I’d consider changing packing list to bulletin or insert. I know it relates to packing for camp and ties directly into your wonderful last line, but after reading camp insert and bulletin, it took me a half second to realize what the packing list was. But that’s just me and may be a result of over-analyzing your work and lack of coffee. :)

    Back in the day, our church had a hand-cranked mimeo machine (which is such an antiquated thing the world isn’t even in spell check). So inserts were few and far between, but always, always printed on the smallest amount of paper possible, to save costs. The half-sheet you describe is perfect. And yes, bright yellow! Always bright colors, like fuchsia and sky blue and yellow. I haven’t been inside a church in decades but you’ve captured everything I remember about our church, from when I was a teenager.

    Blue-haired ladies is stereotypical, but quite spot on. They do not, however, nap. Ladies who spend the time getting their hair rinsed and coiffed spend their time, as mentioned above, wide awake and with an eagle eye on the congregation, with the requisite commentary. Yes though to the loud candy wrappers.

    Your pace is slow but not ponderous. It moves along gently, carrying us through enough a character introduction (of the sister) and gives us enough hints at the MC to keep me interested. I like that the names are Biblical. It sets the tone for what I anticipate is the ultimate conflict for the MC, based on the title.

    I love this line. “Besides, if it wasn’t all right, Naomi would sort it out with Jesus. They two of them were down like a flat tire.” It’s strangely retro (unless we’re in the 50s; we don’t know when this is set) while feeling fresh and modern.

    I’d like to read a blurb, if there is one. And I’d read on, even though, as I said, this is not my genre at all. Nice work!

  8. Carol McKenzie
    Jul 05, 2014 @ 12:03:38

    I also meant to say you have such an effortless quality to your writing. There’s nothing strained or artificial, you hit the right notes without trying too hard or falling flat. Kudos.

  9. Lucy Woodhull
    Jul 05, 2014 @ 12:18:19

    I dug this a lot! The only nitpick I would make is that I think you should add the words “summer camp” after “Impact” in the first line. None of us know what Impact is, and this is the first line of the book — there should be no trip-ups for the reader. I’d totally read on. Good luck!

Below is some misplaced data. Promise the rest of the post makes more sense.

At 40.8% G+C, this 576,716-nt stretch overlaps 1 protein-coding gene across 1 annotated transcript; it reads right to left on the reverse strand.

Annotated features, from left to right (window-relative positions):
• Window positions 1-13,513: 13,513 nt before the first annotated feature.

10. cleo
    Jul 05, 2014 @ 14:15:17

    I liked this too, although perhaps not as much as everyone else commenting. I found the second paragraph mostly unnecessary, although I liked the bit with the coke bottle glasses. I’m also confused about when and where – is this before a service starts?

    I would probably read on. I want to find out what happens

  11. Marianne McA
    Jul 05, 2014 @ 15:08:14

    I’d read it. The line: ‘The(y) two of them were down like a flat tire.’ made me laugh, and I entirely recognise ‘the golden twin’ (though she’s a sister in our church, not a twin) who is regarded with exactly that kind of benevolent approval by the older ladies. I want to know what happens next.
    FWIW, several of the churches round here have Sunday School during the service, and I would capitalise the ‘School’ myself, though I’m not sure what other churches do.

    I agree with Hapax that we’d never have a packing list on an insert in the bulletin – the list would be printed on the bulletin or there would be a reminder to collect it from the vestibule table: but the entire page has a ring of truth about it, so I’m easily convinced that this fictional church does have inserts. (If there was anything that doesn’t chime with my experience, it’s the blue rinsed ladies: I thought blue rinse had gone the way of VCRs and pet rocks. But, again, the page is so convincing that I just assumed that in this place blue hair is still common.)